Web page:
This is an archived article and the information in the article may be outdated. Please look at the time stamp on the story to see when it was last updated.

SAN DIEGO  – A new law aiming to protect bicyclists on California city streets is set to take effect on Tuesday, September 16.

The new law signed by Governor Brown requires motorists to allow for at least a 3-feet buffer space between a vehicle and a bicyclist. According to the law, if traffic or roadway conditions prevent motorists from giving cyclists 3-feet of space, drivers must “slow to a speed that is reasonable and prudent” and only pass when a cyclist will not be in danger.

Violations are punishable by a $35 fine.  Motorists who collide with cyclists and injure them while violating the Three Feet for Safety Act can be subject to a $220 fine.  Under the previous law, a vehicle was simply required to pass to the left at a “safe distance.”

“I hope drivers just pay attention to it. I mean it is going to be hard to enforce, because you cant have a policeman following bicyclists wherever they go,” said San Diego bicyclist, Ben Arguilla.  “It gets close sometimes, and they just don’t realize if they just give us a few extra feet how much safer it is for us.”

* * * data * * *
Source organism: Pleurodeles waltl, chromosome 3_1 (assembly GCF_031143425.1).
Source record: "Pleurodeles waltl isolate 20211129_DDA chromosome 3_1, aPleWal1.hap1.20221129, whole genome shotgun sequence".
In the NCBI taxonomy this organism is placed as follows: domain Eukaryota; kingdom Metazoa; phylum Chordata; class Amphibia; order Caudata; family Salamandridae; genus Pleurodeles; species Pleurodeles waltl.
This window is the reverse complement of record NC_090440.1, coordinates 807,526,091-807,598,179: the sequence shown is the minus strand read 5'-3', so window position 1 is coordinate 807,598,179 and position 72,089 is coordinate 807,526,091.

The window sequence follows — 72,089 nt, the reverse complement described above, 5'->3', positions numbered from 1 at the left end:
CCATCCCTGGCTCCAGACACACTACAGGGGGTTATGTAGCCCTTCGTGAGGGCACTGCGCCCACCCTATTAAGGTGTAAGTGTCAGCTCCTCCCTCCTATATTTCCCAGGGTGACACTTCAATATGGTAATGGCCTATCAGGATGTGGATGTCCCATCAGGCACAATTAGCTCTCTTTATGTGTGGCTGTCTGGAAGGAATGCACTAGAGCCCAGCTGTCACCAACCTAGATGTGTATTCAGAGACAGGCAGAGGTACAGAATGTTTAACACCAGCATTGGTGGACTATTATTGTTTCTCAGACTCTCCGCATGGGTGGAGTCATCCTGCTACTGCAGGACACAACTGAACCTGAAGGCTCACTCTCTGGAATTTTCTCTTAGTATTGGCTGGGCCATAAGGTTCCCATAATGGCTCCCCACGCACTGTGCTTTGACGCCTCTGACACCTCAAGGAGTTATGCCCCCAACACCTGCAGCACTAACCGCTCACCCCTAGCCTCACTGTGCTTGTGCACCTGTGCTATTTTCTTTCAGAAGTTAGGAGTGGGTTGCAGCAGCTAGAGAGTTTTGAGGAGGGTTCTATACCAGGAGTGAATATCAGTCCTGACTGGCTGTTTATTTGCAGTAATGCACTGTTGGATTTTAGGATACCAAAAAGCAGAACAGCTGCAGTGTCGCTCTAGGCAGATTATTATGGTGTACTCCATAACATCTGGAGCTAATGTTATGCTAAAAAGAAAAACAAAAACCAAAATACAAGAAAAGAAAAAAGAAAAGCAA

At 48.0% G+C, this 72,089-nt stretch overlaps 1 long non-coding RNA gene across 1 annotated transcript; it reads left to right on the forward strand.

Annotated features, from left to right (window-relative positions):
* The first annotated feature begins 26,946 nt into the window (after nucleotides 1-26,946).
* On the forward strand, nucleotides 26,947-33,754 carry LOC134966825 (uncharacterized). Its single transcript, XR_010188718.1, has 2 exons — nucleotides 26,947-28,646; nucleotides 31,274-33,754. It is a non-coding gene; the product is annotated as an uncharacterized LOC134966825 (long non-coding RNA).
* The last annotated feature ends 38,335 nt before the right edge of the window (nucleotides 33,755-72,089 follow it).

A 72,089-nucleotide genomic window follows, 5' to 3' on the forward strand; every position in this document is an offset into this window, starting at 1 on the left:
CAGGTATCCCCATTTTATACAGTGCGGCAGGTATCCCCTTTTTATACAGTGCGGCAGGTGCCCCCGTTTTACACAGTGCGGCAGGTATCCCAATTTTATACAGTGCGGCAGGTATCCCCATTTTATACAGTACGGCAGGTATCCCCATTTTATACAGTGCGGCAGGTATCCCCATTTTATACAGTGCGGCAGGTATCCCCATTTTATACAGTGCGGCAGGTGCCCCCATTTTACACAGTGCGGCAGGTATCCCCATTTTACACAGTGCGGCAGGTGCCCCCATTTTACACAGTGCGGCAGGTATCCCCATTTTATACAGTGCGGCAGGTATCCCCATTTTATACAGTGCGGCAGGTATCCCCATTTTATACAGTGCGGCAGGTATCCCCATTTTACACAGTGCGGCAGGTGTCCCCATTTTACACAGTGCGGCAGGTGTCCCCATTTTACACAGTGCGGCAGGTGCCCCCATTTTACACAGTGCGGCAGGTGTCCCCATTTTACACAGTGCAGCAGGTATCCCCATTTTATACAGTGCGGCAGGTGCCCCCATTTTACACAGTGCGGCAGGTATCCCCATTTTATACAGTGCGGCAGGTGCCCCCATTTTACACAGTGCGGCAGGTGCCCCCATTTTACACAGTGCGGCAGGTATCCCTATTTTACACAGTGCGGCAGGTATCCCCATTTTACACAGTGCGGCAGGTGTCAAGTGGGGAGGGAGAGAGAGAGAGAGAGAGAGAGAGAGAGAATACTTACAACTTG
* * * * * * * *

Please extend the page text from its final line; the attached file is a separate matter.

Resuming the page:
State lawmakers have been trying to pass the law for years, but many debate whether it will be effective.

“In the beginning I think it’s going to be an issue keeping up with the exact 3-feet,” said Leroy Huckleberry, who believes road safety is a dual responsibility. “Nobody wants to run into a biker or a pedestrian because everybody knows they have the right of way but we need help too from the folks too, to pay attention to what they’re doing while we’re driving.”

Last week, a 60-year-old man was killed in Chula Vista when his bike collided with a pick-up truck.

Each year in California, more than 100 people are killed and hundreds of thousands more are injured in bicycle collisions. Some bicycle related crashes are connected to the bicyclist’s behavior, while others are due to the motorist’s lack of attention, according to the Department of Motor Vehicles.

Officials said while it may be difficult to enforce the new law at first, the point is to reduce car verse bicycle incidents.

“I try to stay visible and give them the right of way when they need it and hopefully they give me mine when it is my right of way,” said Arguilla.

California is among 24 states that require motorists to give bicyclists 3-feet of clearance while passing, according to the National Conference of State Legislatures.